Jones Not Alone

The fans are behind Jones because they dislike Goodell, but no one cares about the fans, sadly. Jerry Jones may look to find an ally in the NFLPA, the union for players. Following the Ezekiel Elliott case they lost, they issued this statement

On behalf of all players, the Union appealed the suspension of Ezekiel Elliott to its logical conclusion and we are withdrawing our lawsuit. 

Our vigilant fight on behalf of Ezekiel once again exposed the NFL’s disciplinary process as a sham and a lie. They hired several former federal prosecutors, brought in “experts” and imposed a process with the stated goal of “getting it right,” yet the management council refuses to step in and stop repeated manipulation of an already awful League-imposed system.

In truth, the NFLPA has no one to blame but themselves. They were a part of the process which gave Roger Goodell carte blanche with league discipline and it has been a disaster ever since. They helped create the monster during their last collective bargaining negotiations. However, in recognizing this failing, they may be eager to join Jerry Jones in his fight. This would be a credible ally that would make Jones seem less like a loose cannon.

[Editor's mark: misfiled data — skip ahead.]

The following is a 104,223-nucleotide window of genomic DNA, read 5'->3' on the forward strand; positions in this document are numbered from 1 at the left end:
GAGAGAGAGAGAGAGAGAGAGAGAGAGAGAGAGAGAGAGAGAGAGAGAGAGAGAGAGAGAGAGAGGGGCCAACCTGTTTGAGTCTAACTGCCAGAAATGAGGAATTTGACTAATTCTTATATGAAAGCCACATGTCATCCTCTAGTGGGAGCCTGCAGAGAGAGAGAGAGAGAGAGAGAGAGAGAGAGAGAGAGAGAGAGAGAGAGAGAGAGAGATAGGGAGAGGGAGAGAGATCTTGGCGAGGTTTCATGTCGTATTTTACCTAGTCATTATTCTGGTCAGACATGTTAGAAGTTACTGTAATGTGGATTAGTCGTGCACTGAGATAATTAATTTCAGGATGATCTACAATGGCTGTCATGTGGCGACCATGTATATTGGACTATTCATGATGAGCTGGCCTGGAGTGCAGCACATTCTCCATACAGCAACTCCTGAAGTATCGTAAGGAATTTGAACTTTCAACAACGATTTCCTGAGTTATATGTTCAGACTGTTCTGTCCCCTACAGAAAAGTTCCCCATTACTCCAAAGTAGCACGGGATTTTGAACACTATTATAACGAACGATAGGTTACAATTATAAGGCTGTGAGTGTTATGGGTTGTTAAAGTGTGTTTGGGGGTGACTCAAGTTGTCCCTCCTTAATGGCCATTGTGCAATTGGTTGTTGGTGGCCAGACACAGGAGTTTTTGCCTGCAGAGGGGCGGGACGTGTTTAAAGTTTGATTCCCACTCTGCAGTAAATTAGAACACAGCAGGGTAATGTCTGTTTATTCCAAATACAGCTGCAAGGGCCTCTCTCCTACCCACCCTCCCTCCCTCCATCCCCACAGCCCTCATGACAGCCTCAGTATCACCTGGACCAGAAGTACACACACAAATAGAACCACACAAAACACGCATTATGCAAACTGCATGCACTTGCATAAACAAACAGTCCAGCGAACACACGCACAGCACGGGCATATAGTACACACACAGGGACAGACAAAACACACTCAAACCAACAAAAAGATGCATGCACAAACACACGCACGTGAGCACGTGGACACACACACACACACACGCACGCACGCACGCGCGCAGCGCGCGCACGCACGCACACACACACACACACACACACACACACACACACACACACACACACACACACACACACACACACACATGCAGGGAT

History of Goodell’s success

One of the main selling point under Roger Goodell has been the increasing pie for NFL owners. Jerry Jones, specifically, has been a benefactor of Goodell’s leadership for many years.

CBS Sports: Cowboys dominate Forbes’ 2017 list of most valuable NFL franchises, Bills rank last

According to Forbes, the five most valuable franchises in the world are the Cowboys ($4.8 billion), the Patriots ($3.7 billion), the New York Yankees ($3.7 billion) along with soccer clubs Manchester United ($3.69 billion) and FC Barcelona ($3.64 billion).

 The fact that two NFL teams are at the top of the worldwide list shouldn’t come as much of a shock because the value of an NFL franchise has basically been skyrocketing since 2013. Four years ago, there was only one team worth over $2 billion — the Cowboys.